Department of Anthropology, Appalachian State University
Saturday Morning, 200DE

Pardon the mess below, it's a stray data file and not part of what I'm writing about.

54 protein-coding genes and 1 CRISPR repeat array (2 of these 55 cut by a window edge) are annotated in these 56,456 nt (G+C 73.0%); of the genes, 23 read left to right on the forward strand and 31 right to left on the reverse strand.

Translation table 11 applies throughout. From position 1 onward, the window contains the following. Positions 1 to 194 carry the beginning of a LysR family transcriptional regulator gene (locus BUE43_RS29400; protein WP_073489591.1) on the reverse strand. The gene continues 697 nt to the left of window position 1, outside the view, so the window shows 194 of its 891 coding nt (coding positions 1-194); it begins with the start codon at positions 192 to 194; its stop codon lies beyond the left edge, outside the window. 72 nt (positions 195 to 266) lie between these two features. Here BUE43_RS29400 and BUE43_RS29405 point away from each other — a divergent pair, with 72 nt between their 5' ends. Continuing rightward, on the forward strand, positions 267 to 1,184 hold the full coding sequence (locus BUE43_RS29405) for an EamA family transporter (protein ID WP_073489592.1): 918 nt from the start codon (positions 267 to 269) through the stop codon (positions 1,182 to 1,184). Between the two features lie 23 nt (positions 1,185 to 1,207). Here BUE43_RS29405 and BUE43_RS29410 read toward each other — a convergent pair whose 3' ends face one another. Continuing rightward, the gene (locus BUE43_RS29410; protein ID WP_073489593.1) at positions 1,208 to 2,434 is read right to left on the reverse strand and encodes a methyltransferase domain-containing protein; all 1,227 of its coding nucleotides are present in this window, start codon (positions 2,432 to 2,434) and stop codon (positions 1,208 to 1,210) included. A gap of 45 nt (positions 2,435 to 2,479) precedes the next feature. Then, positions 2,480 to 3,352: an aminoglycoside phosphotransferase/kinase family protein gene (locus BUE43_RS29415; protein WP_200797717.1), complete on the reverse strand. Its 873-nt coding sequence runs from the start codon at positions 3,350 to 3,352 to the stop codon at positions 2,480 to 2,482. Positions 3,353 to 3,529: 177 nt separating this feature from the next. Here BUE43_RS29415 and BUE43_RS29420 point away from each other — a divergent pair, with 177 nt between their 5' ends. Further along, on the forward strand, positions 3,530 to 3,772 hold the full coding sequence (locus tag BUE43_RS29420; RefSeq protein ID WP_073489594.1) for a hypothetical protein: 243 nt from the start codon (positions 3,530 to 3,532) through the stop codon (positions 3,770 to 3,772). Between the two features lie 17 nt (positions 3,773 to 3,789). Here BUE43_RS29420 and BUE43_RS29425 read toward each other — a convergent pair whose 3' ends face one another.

The Indus Civilization has generally been viewed as an exceptionally ‘peaceful’ realm, a rare example of a heterarchical prehistoric state, based on corporation rather than exclusion. This paper questions the view that Indus state formation was exceptional in this way. We examined evidence for mortuary treatment, pathology, and trauma in three burial communities at Harappa—one of the largest cities in the Indus River Valley Civilization. We compared prevalence and patterning of traumatic injury and infectious disease in skeletal samples from an ‘elite’ urban cemetery (R-37), a post-urban cemetery (H), and an ossuary located outside the city, near a sewer drain (Area G). Our results demonstrate heterogeneity in the treatment of the dead and in the epidemiological profiles of different burial communities through time. The prevalence of violence and infectious diseases increases through time; women were more frequently affected in the urban cemetery populations through time; and, men, women and children interred in the ossuary were most affected by both trauma and infectious diseases. We suggest the different burial treatments, combined with the patterning of trauma and disease, support the hypothesis that community membership, exclusion, and structural violence determined who suffered in the everyday life at Harappa.